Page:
menu

Timelapse Shutter Speed – Slow vs. Fast


On this Adorama video, photographer David Bergman takes a quick look at the effects of changing the shutter speed on the look of a timelapse video.

This quick tutorial is very simple – when you set your camera to shoot a timelapse the shutter speed will control how the movement in the image will look. Faster shutter speed means a frame by frame movement which is very hard, a slower shutter speed means a smoother movement in the frame. Remember – in both case you will need a tripod or some other way of stabilising your camera and if you are shooting long exposures during the day – you will need an ND filter.

It is important to realise that there is no right or wrong here – both slow shutter speed timelapse and fast shutter speed timelapse can look great if this is what you are trying to achieve – the idea here is to let you know how to control the look so that you can create what you need.

Photographer J. P. Morgan looked at the same topic in a recent video (see the second video here – also shot in times square by the way). we also have an introduction on shooting timelapse by Chase Kubasiak from Zacuto, another two videos by photographer Jay P. Morgan looking at shooting timelapse videos with and without movement of the camera, from different angles with his own tips on the subject and“Combining Time Lapse and Video at Sunset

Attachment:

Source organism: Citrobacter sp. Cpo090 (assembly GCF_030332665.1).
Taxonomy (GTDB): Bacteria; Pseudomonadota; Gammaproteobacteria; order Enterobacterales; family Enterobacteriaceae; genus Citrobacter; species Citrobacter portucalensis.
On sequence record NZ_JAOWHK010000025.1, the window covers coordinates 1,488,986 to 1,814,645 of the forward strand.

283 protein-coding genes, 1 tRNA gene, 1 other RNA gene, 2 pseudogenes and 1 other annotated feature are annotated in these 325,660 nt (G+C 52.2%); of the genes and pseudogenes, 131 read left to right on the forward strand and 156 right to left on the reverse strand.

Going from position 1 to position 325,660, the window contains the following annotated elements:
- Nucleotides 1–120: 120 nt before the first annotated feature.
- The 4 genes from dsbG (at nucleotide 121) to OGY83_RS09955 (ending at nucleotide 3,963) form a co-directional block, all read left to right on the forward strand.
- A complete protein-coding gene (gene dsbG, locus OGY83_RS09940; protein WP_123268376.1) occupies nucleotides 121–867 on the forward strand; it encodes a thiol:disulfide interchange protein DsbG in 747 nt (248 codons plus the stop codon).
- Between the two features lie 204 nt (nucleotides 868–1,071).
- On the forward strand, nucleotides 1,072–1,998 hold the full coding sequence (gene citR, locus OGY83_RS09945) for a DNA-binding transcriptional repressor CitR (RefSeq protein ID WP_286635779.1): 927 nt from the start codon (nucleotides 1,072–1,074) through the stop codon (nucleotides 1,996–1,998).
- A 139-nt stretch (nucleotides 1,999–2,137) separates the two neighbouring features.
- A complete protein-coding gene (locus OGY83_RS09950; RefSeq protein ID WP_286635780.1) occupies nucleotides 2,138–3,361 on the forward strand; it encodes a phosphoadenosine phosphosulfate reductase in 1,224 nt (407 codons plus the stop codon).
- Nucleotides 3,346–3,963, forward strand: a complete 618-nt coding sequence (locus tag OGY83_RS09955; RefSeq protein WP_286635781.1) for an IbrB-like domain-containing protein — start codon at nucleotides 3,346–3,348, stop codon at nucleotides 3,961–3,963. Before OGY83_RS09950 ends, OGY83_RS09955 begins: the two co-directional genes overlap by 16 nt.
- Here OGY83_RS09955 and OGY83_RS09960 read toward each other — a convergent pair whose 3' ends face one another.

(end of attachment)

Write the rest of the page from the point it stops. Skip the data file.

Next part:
We also published several other guides for shooting timelapses including a step by step one by  Corey Rich as well as a  very comprehensive guide to time-lapse photography with photographer Vincent Laforet in 3 parts (the first episode in the series here and the second video here and the 3′rd can be found here) as well as a much more basic guide by photographer Gavin Hoey called “Timelapse Photography Tutorial“.

You can watch more HDSLR and video techniques on our dedicated HDSLR channel here on LensVid.

Go to top
Shares
Read more:
The Revisit | Mick Rock and the Nikon Df
Mick Rock: The Revisit

On this video (part of a Nikon campaign for the new DF camera), famous British rock photographer Mick Rock takes a look...

Close